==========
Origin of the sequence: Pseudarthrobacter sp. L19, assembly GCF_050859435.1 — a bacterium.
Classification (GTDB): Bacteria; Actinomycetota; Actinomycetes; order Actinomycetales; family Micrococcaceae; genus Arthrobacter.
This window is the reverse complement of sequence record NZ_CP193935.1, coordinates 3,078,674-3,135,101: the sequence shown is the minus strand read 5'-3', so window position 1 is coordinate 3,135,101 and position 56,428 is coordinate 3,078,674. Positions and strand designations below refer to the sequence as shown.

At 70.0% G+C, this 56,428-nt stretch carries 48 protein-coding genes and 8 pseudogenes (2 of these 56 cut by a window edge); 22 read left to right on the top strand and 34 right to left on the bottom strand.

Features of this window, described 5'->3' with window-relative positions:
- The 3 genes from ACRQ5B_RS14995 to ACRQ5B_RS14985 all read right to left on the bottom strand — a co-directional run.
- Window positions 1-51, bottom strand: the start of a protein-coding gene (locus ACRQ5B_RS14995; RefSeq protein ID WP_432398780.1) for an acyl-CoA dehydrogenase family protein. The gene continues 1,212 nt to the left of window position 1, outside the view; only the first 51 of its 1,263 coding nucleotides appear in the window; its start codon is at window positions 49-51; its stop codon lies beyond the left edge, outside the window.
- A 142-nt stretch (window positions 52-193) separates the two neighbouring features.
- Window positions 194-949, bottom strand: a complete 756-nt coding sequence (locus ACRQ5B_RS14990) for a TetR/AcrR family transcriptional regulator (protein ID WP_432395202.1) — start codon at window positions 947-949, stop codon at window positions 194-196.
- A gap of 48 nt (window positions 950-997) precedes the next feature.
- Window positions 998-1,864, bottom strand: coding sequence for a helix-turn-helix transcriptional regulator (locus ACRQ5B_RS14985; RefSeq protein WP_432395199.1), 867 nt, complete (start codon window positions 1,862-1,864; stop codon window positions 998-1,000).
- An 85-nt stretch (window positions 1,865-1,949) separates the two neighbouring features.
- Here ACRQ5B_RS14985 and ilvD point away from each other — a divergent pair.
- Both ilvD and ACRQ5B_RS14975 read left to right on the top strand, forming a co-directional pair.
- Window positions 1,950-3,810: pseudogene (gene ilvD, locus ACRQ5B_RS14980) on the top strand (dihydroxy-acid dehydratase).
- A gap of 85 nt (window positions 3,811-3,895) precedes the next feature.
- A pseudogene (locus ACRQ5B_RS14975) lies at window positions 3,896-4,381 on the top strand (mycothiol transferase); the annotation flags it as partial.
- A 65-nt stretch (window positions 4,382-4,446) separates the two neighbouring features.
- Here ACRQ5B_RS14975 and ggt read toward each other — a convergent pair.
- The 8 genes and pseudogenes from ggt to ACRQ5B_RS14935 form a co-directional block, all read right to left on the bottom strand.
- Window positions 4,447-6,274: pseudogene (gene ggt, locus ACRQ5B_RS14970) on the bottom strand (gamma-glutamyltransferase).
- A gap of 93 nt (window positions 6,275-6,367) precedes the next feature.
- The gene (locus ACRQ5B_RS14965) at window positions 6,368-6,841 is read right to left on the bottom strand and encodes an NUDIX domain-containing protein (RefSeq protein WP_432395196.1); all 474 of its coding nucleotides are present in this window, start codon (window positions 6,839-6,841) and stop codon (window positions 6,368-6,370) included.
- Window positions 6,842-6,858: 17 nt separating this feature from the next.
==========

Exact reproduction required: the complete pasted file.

Origin of the sequence: Pseudarthrobacter sp. L19, assembly GCF_050859435.1 — a bacterium.
Classification (GTDB): Bacteria; Actinomycetota; Actinomycetes; order Actinomycetales; family Micrococcaceae; genus Arthrobacter.
This window is the reverse complement of sequence record NZ_CP193935.1, coordinates 3,078,674-3,135,101: the sequence shown is the minus strand read 5'-3', so window position 1 is coordinate 3,135,101 and position 56,428 is coordinate 3,078,674. Positions and strand designations below refer to the sequence as shown.

At 70.0% G+C, this 56,428-nt stretch carries 48 protein-coding genes and 8 pseudogenes (2 of these 56 cut by a window edge); 22 read left to right on the top strand and 34 right to left on the bottom strand.

Features of this window, described 5'->3' with window-relative positions:
- The 3 genes from ACRQ5B_RS14995 to ACRQ5B_RS14985 all read right to left on the bottom strand — a co-directional run.
- Window positions 1-51, bottom strand: the start of a protein-coding gene (locus ACRQ5B_RS14995; RefSeq protein ID WP_432398780.1) for an acyl-CoA dehydrogenase family protein. The gene continues 1,212 nt to the left of window position 1, outside the view; only the first 51 of its 1,263 coding nucleotides appear in the window; its start codon is at window positions 49-51; its stop codon lies beyond the left edge, outside the window.
- A 142-nt stretch (window positions 52-193) separates the two neighbouring features.
- Window positions 194-949, bottom strand: a complete 756-nt coding sequence (locus ACRQ5B_RS14990) for a TetR/AcrR family transcriptional regulator (protein ID WP_432395202.1) — start codon at window positions 947-949, stop codon at window positions 194-196.
- A gap of 48 nt (window positions 950-997) precedes the next feature.
- Window positions 998-1,864, bottom strand: coding sequence for a helix-turn-helix transcriptional regulator (locus ACRQ5B_RS14985; RefSeq protein WP_432395199.1), 867 nt, complete (start codon window positions 1,862-1,864; stop codon window positions 998-1,000).
- An 85-nt stretch (window positions 1,865-1,949) separates the two neighbouring features.
- Here ACRQ5B_RS14985 and ilvD point away from each other — a divergent pair.
- Both ilvD and ACRQ5B_RS14975 read left to right on the top strand, forming a co-directional pair.
- Window positions 1,950-3,810: pseudogene (gene ilvD, locus ACRQ5B_RS14980) on the top strand (dihydroxy-acid dehydratase).
- A gap of 85 nt (window positions 3,811-3,895) precedes the next feature.
- A pseudogene (locus ACRQ5B_RS14975) lies at window positions 3,896-4,381 on the top strand (mycothiol transferase); the annotation flags it as partial.
- A 65-nt stretch (window positions 4,382-4,446) separates the two neighbouring features.
- Here ACRQ5B_RS14975 and ggt read toward each other — a convergent pair.
- The 8 genes and pseudogenes from ggt to ACRQ5B_RS14935 form a co-directional block, all read right to left on the bottom strand.
- Window positions 4,447-6,274: pseudogene (gene ggt, locus ACRQ5B_RS14970) on the bottom strand (gamma-glutamyltransferase).
- A gap of 93 nt (window positions 6,275-6,367) precedes the next feature.
- The gene (locus ACRQ5B_RS14965) at window positions 6,368-6,841 is read right to left on the bottom strand and encodes an NUDIX domain-containing protein (RefSeq protein WP_432395196.1); all 474 of its coding nucleotides are present in this window, start codon (window positions 6,839-6,841) and stop codon (window positions 6,368-6,370) included.
- Window positions 6,842-6,858: 17 nt separating this feature from the next.